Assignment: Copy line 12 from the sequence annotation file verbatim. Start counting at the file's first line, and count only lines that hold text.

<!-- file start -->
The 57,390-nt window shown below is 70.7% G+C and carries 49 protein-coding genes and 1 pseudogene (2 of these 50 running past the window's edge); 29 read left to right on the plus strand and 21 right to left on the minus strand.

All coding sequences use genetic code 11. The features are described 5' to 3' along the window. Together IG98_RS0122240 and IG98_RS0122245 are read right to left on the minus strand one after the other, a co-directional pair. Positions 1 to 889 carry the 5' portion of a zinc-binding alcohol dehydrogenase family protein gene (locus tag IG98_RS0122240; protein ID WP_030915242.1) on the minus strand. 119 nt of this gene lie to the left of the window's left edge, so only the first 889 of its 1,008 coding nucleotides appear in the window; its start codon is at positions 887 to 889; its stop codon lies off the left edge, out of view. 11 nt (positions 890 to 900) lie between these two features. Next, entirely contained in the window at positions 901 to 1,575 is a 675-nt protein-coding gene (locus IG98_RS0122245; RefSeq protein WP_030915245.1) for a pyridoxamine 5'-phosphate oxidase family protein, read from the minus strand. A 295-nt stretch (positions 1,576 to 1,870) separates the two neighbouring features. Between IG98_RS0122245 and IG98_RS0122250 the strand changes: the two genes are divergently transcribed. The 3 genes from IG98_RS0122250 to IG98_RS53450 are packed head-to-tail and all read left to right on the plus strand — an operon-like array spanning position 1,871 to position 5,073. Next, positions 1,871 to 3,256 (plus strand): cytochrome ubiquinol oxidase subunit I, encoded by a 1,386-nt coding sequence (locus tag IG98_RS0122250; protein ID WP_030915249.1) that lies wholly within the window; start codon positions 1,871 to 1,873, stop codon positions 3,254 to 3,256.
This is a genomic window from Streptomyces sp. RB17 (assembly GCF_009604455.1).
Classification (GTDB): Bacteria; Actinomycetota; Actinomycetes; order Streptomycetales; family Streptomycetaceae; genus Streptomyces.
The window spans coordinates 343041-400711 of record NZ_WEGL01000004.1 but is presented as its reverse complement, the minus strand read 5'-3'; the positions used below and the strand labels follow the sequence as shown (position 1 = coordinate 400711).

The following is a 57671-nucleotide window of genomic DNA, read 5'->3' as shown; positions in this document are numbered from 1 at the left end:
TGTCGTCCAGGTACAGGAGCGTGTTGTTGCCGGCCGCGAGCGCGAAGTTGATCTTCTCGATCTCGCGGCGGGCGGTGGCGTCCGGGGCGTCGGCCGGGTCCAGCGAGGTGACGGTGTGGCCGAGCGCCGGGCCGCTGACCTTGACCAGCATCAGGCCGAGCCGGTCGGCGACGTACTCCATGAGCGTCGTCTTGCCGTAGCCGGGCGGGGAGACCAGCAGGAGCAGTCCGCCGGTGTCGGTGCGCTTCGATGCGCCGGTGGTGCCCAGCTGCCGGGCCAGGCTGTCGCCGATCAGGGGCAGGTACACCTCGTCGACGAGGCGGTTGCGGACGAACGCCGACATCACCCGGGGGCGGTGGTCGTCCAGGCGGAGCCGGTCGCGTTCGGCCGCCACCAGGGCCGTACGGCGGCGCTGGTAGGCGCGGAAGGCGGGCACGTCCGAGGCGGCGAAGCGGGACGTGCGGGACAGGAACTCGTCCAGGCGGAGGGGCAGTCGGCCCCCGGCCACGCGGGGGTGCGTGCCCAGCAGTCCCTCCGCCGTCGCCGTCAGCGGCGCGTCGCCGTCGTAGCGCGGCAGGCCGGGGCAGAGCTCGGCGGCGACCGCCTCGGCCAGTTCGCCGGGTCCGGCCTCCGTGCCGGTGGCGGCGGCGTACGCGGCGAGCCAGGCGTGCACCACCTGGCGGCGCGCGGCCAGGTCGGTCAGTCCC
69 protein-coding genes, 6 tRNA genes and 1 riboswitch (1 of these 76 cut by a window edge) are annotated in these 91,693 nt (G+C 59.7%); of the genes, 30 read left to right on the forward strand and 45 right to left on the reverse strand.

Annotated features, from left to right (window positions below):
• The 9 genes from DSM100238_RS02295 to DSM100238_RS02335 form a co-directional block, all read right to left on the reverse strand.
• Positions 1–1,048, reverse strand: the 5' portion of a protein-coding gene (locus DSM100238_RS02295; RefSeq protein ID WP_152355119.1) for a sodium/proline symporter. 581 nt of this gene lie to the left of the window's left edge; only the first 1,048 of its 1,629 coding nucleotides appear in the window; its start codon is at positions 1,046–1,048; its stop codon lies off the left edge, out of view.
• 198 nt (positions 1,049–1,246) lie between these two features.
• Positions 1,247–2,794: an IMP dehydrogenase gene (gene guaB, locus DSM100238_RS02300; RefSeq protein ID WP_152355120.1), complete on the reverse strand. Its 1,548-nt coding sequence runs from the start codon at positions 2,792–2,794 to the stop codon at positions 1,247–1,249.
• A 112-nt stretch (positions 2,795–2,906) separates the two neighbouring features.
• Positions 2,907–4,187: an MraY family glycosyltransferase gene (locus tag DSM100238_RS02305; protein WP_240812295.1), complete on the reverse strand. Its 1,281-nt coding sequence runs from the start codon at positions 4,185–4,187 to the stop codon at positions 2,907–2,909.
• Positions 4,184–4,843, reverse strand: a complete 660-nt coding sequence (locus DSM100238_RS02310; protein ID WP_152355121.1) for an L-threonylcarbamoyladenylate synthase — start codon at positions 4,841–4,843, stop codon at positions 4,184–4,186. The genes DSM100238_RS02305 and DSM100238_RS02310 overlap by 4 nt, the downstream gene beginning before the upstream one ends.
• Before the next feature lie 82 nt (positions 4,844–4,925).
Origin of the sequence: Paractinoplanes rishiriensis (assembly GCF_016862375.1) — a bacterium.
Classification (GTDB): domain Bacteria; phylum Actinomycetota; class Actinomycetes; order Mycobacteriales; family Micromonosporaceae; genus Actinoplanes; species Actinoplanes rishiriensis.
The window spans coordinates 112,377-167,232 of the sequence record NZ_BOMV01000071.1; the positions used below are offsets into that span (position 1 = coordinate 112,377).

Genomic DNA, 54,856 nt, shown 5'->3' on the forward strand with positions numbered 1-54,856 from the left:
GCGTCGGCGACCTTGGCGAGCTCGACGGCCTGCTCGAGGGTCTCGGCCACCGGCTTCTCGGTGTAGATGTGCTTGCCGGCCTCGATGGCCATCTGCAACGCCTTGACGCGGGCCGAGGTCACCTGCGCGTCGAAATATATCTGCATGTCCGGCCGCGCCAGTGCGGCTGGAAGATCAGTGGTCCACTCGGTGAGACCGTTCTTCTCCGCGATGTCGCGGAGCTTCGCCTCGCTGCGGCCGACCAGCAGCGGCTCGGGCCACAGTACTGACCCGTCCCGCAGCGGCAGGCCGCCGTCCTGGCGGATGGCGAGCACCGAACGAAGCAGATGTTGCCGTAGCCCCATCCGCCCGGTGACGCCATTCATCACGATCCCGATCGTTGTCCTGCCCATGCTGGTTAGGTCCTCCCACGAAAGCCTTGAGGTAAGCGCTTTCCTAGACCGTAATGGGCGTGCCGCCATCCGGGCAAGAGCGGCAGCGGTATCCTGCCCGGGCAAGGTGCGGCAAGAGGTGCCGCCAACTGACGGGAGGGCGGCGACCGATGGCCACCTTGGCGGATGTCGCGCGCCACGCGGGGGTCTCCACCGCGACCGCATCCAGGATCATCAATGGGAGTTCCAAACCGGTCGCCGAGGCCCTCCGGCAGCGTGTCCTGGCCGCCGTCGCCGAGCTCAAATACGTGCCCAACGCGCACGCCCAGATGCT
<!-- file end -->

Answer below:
• 198 nt (positions 1,049–1,246) lie between these two features.